The waves ranged between 2 and 4 feet (.6 -1.2 meters) that afternoon and the unpleasant sense of nausea was not felt – any suspicion of it was even forgotten when the whales appeared.

In the distance, we could see small geysers of vapor on the water. The whales were close!

We watched several groups of Humpback Whales before moving on to see the mighty Blue Whales. Blue whales are immense creatures – at 90 feet (27 meters) in length, they are the largest creatures ever on earth. These giants glided in the waves and apparently took no notice of us. At one point you could hear them breathe as they passed by.

Then we moved near a group of Humpback Whales. This group included a mother and calf that came within 40 feet (12 meters) or so of our vessel. The Calf was about 10 to 12 feet (3- 3.6 meters) long, the mom was possibly 45 feet (14 meters) in length. The mom made several dives to feed while the calf stayed near the surface. The calf seemed to enjoy frolicking, splashing and playing. Much of our video includes footage of this Humpback Whale Calf.

All too soon we returned to the harbor. Everyone in our family had a great time and no one had been sick. Even if we had felt sea-sick it would have been a treat to see these amazing animals – especially the Humpback calf who gave us great memories.

Roaring River Falls in Kings Canyon National Park

Every member of the family can enjoy a quick visit to the Roaring River Falls in Kings Canyon National Park.

The falls are beautiful, picturesque and a short distance (.4 miles/.6 Kilometers) from the parking area adjacent to Highway 180, the major road in the canyon. The paved trail leads to an overlook making this a convenient destination for all ages.

Visitors can see about 80 feet of the falls as water tumbles through a gorge and unleashes a loud roar of water and spray into a turquoise pool below. Surprisingly, this visible section is only the lower third of the falls. The rest of the falls remains hidden – except to the imagination. The trail ends at the overlook because of the steep and rugged topography.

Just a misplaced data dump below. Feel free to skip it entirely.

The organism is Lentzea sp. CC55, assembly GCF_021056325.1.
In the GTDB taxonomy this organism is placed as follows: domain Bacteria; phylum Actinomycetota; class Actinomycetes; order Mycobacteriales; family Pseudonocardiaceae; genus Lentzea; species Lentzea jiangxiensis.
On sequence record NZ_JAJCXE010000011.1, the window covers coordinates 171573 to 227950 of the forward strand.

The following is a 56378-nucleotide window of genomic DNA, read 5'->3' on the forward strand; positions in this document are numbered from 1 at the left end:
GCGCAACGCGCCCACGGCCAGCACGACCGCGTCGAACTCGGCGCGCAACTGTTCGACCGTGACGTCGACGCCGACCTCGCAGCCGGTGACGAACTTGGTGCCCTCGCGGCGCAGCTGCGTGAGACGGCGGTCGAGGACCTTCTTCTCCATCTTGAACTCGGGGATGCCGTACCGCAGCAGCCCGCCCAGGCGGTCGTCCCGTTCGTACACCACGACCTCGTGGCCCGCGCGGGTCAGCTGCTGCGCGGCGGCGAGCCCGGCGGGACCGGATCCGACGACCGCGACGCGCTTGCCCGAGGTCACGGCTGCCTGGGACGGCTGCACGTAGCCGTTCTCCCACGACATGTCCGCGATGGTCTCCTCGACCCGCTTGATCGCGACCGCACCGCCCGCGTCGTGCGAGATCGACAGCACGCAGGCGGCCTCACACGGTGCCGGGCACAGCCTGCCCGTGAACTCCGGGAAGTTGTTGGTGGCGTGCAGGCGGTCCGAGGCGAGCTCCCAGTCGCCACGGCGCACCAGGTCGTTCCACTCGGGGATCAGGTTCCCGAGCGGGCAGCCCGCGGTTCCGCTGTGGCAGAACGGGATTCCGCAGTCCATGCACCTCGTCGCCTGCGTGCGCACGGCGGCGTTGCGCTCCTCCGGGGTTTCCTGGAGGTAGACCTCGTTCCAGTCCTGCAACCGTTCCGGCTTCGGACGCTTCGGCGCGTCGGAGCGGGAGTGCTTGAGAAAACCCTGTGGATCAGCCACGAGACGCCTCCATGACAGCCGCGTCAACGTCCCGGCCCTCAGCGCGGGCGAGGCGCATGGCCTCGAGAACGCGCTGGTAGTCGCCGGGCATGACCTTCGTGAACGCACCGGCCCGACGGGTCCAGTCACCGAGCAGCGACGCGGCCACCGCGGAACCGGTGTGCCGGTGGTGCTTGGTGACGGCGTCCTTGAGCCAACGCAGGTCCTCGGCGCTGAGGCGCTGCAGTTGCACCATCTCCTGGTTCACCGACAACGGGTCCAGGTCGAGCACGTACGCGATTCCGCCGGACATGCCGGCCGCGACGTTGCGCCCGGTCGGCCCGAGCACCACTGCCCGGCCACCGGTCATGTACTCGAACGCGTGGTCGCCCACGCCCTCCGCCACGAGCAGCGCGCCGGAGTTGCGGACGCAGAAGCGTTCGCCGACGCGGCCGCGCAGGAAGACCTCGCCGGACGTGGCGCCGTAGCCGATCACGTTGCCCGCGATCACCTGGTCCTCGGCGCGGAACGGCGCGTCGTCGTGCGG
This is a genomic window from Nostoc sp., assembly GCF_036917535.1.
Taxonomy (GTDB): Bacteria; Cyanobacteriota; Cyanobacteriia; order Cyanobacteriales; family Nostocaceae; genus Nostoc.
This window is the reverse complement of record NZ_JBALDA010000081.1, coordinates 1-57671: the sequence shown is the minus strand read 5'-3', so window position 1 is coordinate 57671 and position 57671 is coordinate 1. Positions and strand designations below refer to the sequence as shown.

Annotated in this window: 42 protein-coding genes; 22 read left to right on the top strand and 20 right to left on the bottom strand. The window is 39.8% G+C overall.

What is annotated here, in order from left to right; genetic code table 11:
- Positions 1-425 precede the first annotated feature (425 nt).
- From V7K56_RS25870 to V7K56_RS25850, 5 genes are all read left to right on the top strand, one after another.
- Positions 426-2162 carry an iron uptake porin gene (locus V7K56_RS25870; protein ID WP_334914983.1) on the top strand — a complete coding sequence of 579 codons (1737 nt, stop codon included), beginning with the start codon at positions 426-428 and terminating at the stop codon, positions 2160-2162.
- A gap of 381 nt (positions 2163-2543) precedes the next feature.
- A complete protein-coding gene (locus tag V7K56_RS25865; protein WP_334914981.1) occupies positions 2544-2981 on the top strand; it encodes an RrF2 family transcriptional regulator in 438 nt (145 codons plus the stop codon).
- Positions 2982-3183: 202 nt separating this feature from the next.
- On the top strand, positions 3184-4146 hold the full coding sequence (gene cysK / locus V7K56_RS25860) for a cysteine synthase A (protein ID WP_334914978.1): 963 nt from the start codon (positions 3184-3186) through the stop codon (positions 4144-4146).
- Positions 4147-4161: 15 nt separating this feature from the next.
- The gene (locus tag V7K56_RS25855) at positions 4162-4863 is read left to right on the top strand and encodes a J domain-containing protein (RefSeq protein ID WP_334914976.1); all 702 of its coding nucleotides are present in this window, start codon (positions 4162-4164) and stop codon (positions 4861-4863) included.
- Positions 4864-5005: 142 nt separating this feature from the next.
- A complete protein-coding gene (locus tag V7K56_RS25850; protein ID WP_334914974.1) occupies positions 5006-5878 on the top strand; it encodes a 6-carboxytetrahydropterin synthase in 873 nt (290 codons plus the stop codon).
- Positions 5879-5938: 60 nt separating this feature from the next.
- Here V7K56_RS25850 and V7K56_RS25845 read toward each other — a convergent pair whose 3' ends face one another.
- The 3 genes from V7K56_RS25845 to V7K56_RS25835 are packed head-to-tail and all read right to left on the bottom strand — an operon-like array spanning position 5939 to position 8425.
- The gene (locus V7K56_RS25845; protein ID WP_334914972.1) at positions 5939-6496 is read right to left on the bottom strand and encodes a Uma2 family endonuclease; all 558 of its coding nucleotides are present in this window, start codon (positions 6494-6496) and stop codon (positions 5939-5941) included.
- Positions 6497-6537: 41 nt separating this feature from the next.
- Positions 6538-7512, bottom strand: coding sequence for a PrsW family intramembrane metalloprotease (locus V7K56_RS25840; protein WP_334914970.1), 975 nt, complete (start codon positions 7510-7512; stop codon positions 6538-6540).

The easy accessibility of visiting Roaring River Falls can make the trail crowded and parking hard to find on weekends and during afternoons. If possible, visit the falls in the morning or evening when your family might just be the only people witnessing the sights and sounds of this inspiring place.

Kings Canyon is Rich in Sugar Pine Trees

Sugar Pine Size ComparisonVisitors to the Grant Grove Village in Kings Canyon National Park will notice this area is rich in Sugar Pines. You can identify a Sugar Pine by the extremely large pinecones that cover the ground at the base of these trees. In our photo, a dollar bill is used to show the scale of some typical cones located in the Grant Grove area. These giants measure 16 inches (40 cm) in length and 5.5 inches (14 cm) in diameter. Remember, this is a National Park – and a treasure for all visitors to enjoy – these beautiful cones need to stay in the park where you find them.

Tent Cabin Camping at Grant Grove, Kings Canyon National Park

After a long day of driving to Kings Canyon National Park, the folks at GlyphGuy stayed in a tent cabin at the Grant Grove Village. We found that not having to unpack the car, set up a tent, or deal with cooking stuff was very convenient and welcome after a very long day – especially when kids are traveling in the car.

Several types of cabins, including some with electricity and baths, are available but we had booked a basic cabin with no electricity. The cabin had two double beds and a small dresser for clothes. The walls were not insulated and the wooden frame ceiling was covered by a fitted tarp. The tarp had a patchwork of duct-tape squares to cover small holes. The cabin had several windows that could be covered with a curtain for privacy. A couple of warm looking blankets were folded neatly in a corner.

Since our cabin did not have any electricity we were given a small lantern when we checked in. Although we had flashlights the lantern was convenient to have in the cabin at night.

Nearby was a bathroom, segregated by gender, and several private shower stalls on the backside of the bath building.

Grant Grove Village does provide a small restaurant with standard American fare for visitors and folks staying in the cabins. We were not sure what to expect with dinner so we had brought some food with us. We did visit the restaurant and found the food selection and prices were better than anticipated. Actually, the place was packed and people seemed happy with what they had received.